WASHINGTON (Reuters) - U.S. construction spending fell 0.9 percent in May to the lowest rate in more than five years, with the economic stimulus plan passed in February providing little relief in public construction, according to Commerce Department data released on Wednesday.
The drop was more than expected, with economists polled by Reuters forecasting a fall of only 0.5 percent. April’s spending was revised downward to an increase of 0.6 percent from March, compared to the 0.8 percent increase originally reported.
Total spending in May was at a seasonally adjusted annual rate of $964 billion, which was the lowest since March 2004. Construction spending fell for six consecutive months before April’s increase.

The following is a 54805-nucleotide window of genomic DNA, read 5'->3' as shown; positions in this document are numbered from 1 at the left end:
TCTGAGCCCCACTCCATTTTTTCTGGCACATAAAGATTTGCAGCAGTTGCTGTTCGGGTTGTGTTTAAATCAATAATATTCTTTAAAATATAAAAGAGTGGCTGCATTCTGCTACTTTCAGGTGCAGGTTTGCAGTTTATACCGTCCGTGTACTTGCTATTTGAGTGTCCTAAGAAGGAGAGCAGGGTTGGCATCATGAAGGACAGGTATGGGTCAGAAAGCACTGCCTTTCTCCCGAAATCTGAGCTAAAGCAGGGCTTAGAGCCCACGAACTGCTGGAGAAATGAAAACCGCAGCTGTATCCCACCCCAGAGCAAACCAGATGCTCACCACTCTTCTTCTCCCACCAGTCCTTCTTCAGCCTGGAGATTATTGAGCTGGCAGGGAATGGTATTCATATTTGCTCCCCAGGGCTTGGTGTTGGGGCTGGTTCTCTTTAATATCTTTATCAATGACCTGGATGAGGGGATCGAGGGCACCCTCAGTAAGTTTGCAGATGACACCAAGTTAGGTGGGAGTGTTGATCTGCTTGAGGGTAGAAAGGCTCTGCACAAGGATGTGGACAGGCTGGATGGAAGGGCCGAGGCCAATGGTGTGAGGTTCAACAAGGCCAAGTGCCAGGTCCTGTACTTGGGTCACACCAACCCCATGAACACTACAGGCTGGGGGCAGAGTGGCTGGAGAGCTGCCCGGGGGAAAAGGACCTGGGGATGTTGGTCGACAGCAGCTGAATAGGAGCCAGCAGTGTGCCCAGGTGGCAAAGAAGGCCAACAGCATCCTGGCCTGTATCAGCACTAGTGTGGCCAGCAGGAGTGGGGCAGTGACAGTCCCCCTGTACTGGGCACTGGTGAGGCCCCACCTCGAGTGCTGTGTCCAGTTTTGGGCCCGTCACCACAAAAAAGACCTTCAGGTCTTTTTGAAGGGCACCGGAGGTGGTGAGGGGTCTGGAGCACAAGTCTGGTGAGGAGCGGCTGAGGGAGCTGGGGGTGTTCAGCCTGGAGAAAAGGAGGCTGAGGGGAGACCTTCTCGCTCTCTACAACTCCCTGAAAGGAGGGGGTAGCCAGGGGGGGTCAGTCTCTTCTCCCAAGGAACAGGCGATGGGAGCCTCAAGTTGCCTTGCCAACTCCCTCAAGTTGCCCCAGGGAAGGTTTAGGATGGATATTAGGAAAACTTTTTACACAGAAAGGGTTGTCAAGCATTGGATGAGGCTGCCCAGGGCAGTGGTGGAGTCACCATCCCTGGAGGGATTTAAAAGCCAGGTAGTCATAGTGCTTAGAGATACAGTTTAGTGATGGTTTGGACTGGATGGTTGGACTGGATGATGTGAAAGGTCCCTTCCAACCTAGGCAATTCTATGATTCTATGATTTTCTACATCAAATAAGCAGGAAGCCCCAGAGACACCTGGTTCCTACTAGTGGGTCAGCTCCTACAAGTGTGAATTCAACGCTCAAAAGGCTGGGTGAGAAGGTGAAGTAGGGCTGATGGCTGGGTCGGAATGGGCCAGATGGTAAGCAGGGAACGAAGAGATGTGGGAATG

Private construction dropped 1 percent in May to a rate of $649 billion, the lowest in six years. Residential construction, which makes up more than a third of private building, slipped 3.4 percent to its lowest level since December 1995.
The U.S. Congress passed the $787 billion stimulus package with billions for capital works projects in the hopes of employing the thousands of construction workers who lost their jobs when the housing bubble burst.
But public construction dipped 0.6 percent in May, three months after the plan took effect. Highway and street construction fell 1.3 percent, and power plant construction was down 6.5 percent. Transportation spending rose 0.6 percent, and education was up 0.5 percent, Commerce said.
Reporting by Lisa Lambert, Editing by Neil Stempleman